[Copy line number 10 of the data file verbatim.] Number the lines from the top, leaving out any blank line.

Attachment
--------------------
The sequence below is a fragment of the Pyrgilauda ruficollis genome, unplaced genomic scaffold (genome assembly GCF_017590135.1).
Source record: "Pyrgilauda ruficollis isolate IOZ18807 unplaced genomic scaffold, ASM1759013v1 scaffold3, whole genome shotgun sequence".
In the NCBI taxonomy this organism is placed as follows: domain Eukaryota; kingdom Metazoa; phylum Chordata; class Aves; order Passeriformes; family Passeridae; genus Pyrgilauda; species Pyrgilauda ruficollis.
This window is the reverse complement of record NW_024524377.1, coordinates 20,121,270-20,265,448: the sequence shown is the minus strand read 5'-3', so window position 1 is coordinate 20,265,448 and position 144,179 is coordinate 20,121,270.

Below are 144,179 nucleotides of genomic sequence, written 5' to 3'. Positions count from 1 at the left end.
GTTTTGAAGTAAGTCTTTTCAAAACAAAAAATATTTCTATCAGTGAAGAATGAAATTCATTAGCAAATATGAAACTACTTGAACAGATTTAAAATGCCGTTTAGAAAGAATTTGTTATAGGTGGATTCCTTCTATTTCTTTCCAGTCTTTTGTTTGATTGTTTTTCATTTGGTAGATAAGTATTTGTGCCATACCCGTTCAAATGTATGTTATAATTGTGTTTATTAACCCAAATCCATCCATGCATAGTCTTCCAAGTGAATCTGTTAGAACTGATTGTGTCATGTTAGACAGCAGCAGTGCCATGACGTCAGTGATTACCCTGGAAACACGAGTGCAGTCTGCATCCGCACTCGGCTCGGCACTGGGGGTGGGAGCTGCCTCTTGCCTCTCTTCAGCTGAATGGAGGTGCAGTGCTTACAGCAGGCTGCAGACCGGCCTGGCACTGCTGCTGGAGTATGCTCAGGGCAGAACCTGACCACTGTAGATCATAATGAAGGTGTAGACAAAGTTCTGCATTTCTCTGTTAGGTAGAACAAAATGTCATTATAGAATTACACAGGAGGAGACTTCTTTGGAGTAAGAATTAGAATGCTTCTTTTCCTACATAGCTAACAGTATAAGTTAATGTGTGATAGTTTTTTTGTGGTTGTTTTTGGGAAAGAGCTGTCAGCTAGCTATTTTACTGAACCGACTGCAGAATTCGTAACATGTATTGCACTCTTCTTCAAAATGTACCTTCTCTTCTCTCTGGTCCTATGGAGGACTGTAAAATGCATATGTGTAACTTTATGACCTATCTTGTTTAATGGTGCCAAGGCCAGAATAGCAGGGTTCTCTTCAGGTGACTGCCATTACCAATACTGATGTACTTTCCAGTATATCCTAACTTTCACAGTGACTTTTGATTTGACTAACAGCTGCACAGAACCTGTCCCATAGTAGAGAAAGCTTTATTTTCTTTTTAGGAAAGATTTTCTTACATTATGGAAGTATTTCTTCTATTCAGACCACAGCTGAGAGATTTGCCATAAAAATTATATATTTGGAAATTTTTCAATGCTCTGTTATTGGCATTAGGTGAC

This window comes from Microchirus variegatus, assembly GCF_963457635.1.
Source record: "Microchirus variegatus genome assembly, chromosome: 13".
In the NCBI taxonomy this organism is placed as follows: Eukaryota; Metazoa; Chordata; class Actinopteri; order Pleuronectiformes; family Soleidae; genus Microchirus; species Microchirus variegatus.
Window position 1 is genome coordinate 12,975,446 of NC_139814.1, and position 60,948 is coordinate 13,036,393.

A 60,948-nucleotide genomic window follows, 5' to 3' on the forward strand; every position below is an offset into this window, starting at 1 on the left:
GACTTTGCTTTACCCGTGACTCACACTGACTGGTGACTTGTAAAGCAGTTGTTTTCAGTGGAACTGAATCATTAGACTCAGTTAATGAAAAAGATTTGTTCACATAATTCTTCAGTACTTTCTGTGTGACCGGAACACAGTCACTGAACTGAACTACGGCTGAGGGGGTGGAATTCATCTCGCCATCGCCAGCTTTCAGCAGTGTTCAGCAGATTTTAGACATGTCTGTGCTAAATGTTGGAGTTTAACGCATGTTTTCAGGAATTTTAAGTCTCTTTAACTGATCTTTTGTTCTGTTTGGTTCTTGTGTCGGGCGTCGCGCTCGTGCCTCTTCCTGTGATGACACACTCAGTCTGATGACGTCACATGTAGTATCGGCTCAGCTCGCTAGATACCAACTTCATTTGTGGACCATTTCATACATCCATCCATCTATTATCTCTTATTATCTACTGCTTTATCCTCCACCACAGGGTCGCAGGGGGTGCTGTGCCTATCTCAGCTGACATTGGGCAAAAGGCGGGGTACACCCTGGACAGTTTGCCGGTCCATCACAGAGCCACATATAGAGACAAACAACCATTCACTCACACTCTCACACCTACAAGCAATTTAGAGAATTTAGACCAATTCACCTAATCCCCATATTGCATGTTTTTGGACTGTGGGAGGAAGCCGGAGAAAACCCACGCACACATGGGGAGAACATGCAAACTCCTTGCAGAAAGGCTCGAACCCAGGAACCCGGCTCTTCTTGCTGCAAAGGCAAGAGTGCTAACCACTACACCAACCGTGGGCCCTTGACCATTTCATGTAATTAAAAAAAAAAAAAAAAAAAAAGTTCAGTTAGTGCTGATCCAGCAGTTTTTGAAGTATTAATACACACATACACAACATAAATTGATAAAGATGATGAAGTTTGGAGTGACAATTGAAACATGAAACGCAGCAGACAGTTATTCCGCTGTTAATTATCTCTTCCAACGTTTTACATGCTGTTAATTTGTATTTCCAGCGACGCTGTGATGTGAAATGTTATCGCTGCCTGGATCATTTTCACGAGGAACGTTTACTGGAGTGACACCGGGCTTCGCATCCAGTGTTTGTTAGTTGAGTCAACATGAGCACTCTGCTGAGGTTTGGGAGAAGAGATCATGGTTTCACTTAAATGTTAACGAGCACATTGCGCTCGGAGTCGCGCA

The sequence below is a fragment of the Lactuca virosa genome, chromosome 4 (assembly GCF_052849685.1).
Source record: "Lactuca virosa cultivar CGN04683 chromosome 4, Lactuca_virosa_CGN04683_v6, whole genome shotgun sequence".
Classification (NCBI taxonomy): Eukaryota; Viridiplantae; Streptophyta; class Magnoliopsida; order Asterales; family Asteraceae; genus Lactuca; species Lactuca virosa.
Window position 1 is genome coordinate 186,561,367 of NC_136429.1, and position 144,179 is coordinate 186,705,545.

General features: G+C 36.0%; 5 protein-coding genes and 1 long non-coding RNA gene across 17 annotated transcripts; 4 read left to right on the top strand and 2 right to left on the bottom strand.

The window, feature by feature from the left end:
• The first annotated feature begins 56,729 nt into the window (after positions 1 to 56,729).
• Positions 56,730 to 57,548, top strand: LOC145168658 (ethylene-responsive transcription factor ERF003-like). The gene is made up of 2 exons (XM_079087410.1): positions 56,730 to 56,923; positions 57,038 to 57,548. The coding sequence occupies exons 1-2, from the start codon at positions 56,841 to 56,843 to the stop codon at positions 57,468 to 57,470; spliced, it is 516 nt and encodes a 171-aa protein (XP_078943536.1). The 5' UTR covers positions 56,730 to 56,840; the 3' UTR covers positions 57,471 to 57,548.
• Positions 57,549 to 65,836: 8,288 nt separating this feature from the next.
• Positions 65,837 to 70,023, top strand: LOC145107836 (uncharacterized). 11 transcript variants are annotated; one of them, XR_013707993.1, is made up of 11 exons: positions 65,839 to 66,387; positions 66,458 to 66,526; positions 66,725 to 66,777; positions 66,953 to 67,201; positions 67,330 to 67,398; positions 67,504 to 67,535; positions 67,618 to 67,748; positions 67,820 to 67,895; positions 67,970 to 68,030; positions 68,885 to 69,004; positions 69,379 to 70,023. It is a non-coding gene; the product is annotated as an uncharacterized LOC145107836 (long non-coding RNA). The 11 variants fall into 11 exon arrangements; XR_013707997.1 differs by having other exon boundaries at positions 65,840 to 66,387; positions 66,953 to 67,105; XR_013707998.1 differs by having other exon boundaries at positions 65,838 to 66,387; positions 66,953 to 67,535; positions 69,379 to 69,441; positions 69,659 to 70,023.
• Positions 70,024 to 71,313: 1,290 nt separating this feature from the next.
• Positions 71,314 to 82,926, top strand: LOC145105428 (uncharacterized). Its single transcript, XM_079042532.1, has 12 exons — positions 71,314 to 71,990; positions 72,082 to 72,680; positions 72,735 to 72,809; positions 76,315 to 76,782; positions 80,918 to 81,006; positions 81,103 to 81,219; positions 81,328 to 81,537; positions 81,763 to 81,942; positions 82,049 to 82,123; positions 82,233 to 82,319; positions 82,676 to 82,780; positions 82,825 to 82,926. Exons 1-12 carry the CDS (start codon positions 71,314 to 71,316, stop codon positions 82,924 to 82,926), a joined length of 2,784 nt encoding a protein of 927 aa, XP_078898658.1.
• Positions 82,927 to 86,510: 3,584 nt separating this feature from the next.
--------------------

Window position 1 is genome coordinate 12,975,446 of NC_139814.1, and position 60,948 is coordinate 13,036,393.